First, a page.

Passed on April 29, 2022
73 years young
“There Would be Days like This”
In the early morning hours of April 28th began the long Goodbye.”Dear he said…love you Jo…Always love you…. He knew I knew, his journey through his life was beginning to quickly move to a close.I could see it in his eyes.They seemed iridescent instead of ocean blue.
It is difficult to fully characterize Wayne, as he lived such a diverse life. I think the quote below from Muhammad Ali might begin to tell his story.
“The Service you do for others is the rent you pay for your room here on Earth”.
Throughout his life a few thousand or so were impacted by his teaching, therapeutic style, generosity, support, artistic ability, love of learning, sarcastic sense of humor and the diversity of music that sparked his creativity. His impact impassioned generations of our family, friends–old and new, clients, fellow artists, doctors, nurses, veterinarians, members of his softball team, our horses, dogs and the many turtles he saved trying to cross a highway.
So many have offered their thoughts of Wayne, that I have decided to put some of them together to share the assorted brush strokes that molded, fabricated or created the canvas of who he was always becoming:
“Wayne’s heart was the biggest place we had ever been.”
“Loved and respected by many and missed by all.”
“His lessons transcend all boundaries and will endure forever.”
“I’d give my eye teeth to connect just one more time..Our media is different but our language is the same.. Love you man.”
“I will say one thing about your husband, he was there for me, helped me through some difficult times and was genuine in all his efforts.”
“His sardonic wit and banter were hard to keep up with, but we all tried.”
“He posed as a curmudgeon at times when he was exchanging witty comments with his nephew. He was greatly appreciated and as a family we are lessor without him.”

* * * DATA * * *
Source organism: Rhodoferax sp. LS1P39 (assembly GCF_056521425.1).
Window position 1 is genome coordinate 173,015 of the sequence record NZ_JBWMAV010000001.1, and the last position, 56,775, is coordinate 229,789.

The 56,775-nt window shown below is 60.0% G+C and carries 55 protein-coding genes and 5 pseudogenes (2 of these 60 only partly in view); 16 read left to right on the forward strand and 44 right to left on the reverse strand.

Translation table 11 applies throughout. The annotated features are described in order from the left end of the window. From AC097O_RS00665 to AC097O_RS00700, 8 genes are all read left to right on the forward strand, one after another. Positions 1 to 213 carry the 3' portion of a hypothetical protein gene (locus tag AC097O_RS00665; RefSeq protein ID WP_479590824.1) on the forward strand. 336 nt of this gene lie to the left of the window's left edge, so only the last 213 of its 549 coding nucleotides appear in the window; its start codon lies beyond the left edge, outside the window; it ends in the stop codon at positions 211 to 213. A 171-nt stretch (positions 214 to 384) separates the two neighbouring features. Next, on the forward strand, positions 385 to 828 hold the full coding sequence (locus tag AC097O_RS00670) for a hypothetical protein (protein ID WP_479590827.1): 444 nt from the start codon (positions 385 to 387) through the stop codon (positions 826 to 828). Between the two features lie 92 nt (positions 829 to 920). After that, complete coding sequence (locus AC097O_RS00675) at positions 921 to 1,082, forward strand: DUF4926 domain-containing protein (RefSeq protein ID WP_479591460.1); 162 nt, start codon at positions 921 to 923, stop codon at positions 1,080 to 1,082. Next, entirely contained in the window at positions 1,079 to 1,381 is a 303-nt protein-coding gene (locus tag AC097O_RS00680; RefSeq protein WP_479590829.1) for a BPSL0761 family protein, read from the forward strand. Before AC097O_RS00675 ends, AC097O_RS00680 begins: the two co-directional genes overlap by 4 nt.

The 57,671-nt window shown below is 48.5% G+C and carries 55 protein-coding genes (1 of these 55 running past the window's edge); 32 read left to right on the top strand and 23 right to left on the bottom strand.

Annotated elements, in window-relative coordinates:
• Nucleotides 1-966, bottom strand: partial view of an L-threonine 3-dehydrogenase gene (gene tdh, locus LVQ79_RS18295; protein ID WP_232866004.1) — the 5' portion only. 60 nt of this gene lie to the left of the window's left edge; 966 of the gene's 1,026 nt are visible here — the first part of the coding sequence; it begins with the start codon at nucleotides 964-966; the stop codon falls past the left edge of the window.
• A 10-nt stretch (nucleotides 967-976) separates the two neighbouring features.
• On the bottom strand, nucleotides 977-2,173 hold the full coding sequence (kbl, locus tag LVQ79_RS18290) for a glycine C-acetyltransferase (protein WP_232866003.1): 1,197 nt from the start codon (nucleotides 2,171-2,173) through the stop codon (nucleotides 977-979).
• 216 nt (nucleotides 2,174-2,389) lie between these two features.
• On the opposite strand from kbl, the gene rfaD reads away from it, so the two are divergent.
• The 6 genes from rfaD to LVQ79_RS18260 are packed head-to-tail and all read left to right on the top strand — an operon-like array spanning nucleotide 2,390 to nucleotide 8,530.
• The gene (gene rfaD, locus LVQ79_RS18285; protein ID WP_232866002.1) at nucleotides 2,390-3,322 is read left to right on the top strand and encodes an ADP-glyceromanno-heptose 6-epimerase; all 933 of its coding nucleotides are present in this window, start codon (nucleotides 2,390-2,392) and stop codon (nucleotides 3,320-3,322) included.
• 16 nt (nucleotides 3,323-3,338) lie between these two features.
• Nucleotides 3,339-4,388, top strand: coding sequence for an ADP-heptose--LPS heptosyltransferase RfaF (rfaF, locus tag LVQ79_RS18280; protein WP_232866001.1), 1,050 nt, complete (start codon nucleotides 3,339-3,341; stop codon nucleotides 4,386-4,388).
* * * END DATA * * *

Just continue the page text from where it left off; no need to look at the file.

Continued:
“His loyalty and friendship have been there as long as I can remember.”
We feel cheated because we did not have more time with him.
“Wayne liked to mess with you. He had a perfect sense of humor that led you to wonder ”Is he really insulting me right now? To my face?? Or is he.. Wait no..he is just totally and completely messing with me.Tongue-in cheek humor was his specialty. But until you realized it, it could be rough.
You always knew he cared. He would be there for you if you needed him. I especially learned that, during a difficult time in my life. I felt at my wits end, he literally talked me off a cliff several times and helped me to focus and see a path. And for that I will always be grateful.”
He taught others to focus and see their path.. A lifelong skill..something to be proud of,
Wayne was able to do that for over 40 years as a teacher, friend, a family member and a psychotherapist.
Wayne was always calm, encouraging, never judgemental and always used humor to lighten the mood. He was an excellent listener and a giver.
“Each of the custom pieces of jewelry I have, made by Wayne, will remind me of his huge warm heart and smile. Wayne’s sardonic wit was completely endearing. He was a loyal and dependable friend who lived in WI but with a New York State of Mind. Wayne was a Renaissance man, and with great admiration, a tough S.O.B. when he needed to be.
One of a kind, an artist, Member of the Rose Society, Muskie fisherman, therapist, softball pitcher, horseman, radio host, teacher, problem solver, and an all around good guy to be around..
He loved music. Jazz, Rock and Roll and Blues were his favorites.
He was the coolest guy I ever met. My Dad called him a pisser–a term of endearment. His mom thought he was amazing albeit stubborn.”
Wayne’s kindness was only exceeded by his sarcasm.
Wayne was loyal, centered and measured as the seasons, regardless of activity or decade.
It is known by quite a few that when he ended his dialogue with ”Get a Grip”, it was time for you to do exactly that…on your own.
“Will miss our generous caring neighbor known for his wonderfully dry sense of humor.”
From my own point of view as his wife, Wayne was my once in a lifetime love.
Fishing for Muskie was his passion. He learned how to fish at age 4. At age 40, he caught his first 29 inch muskie. At 43, his first 50 inch muskie, and hundreds of Walleye. Best month was 6 Muskies one October. After age 50, he thought more about fishing than actually fishing.
He loved his horse Ranger. Wayne was an excellent horseman on the ground.
His horse outsmarted him quite regularly when Wayne was astride.
Broke a few ribs, pulled a groin muscle–to name a few. Most frequent words were “Oh shit” as he landed on the ground. Some thought Wayne had changed Rangers name, he said it so frequently. He and Ranger were equal in their stubbornness. I finally got to say..Better Get a Grip Dear…lol…literally.